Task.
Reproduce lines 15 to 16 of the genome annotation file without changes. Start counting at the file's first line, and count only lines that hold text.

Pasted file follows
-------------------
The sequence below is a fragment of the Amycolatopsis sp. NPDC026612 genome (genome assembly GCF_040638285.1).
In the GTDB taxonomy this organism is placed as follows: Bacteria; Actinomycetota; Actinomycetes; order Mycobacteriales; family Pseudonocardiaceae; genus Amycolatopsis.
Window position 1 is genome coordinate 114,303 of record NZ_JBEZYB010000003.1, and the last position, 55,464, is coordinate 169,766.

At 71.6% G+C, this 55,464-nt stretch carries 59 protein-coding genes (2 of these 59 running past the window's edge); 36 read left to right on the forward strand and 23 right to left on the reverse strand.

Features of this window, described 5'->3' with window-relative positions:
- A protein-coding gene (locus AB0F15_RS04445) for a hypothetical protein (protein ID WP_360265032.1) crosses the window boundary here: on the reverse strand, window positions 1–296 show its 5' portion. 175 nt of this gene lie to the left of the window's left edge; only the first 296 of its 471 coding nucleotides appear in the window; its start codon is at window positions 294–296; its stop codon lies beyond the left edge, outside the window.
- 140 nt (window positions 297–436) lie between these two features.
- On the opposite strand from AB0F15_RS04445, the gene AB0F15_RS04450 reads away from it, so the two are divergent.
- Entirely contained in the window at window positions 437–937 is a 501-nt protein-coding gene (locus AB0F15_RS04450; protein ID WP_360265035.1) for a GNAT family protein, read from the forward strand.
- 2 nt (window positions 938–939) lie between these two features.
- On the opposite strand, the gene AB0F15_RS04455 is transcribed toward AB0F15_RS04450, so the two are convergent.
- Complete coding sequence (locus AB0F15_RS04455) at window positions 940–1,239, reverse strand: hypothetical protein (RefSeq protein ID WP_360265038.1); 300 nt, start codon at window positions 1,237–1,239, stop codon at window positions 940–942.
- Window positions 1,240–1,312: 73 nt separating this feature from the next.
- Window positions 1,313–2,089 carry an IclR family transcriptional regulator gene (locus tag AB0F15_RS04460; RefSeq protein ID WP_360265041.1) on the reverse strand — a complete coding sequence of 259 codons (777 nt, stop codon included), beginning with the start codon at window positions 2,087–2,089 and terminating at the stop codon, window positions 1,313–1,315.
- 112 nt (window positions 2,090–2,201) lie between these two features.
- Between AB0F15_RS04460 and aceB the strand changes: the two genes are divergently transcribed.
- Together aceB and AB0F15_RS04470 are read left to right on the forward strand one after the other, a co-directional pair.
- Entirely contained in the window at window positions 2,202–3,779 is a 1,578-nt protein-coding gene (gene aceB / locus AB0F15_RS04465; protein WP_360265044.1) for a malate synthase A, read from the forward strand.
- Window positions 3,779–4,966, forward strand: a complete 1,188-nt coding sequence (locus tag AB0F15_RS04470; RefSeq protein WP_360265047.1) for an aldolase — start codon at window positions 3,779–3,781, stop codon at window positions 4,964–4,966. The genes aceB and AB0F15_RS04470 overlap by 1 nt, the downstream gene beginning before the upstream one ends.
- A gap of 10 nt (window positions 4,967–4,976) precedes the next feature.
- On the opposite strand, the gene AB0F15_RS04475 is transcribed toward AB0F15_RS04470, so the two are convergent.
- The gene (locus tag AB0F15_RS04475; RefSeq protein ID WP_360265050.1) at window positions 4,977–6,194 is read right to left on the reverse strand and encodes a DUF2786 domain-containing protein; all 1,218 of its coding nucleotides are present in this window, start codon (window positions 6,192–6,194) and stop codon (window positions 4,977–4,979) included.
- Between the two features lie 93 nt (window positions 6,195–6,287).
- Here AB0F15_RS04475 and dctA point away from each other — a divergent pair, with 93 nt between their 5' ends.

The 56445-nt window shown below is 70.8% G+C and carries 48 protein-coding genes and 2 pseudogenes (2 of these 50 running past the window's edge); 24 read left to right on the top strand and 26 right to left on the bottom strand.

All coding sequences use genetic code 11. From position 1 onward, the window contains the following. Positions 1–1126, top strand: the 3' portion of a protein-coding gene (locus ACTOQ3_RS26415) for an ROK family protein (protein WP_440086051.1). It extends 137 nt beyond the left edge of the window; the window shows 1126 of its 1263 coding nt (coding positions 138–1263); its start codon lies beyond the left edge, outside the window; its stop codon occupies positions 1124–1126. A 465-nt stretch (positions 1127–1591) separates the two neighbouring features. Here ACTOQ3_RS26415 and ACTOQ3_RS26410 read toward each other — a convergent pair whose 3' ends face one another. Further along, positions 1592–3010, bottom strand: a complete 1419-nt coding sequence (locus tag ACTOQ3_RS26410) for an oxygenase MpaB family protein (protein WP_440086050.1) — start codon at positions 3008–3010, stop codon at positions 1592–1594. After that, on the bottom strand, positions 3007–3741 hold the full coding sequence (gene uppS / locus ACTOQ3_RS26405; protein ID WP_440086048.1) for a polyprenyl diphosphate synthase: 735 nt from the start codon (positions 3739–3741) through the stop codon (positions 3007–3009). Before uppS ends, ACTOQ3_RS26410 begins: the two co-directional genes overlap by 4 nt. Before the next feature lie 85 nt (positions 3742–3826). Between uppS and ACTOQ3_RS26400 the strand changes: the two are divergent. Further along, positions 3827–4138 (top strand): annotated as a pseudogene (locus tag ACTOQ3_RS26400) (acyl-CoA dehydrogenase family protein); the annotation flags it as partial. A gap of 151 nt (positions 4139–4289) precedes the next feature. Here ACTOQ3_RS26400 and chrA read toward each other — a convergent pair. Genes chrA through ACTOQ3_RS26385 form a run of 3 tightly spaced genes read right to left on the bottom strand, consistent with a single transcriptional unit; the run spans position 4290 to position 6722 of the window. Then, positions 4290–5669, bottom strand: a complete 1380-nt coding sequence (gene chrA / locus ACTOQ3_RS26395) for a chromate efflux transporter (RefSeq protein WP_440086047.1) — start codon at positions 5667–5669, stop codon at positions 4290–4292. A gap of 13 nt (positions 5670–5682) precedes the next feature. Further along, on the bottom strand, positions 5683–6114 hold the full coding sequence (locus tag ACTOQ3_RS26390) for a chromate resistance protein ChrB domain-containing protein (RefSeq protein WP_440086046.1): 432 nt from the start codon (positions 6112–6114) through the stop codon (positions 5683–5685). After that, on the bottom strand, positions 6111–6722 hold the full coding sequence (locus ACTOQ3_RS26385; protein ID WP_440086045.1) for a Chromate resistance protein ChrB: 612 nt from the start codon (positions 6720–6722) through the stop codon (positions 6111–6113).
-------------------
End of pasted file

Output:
- 112 nt (window positions 2,090–2,201) lie between these two features.
- Between AB0F15_RS04460 and aceB the strand changes: the two genes are divergently transcribed.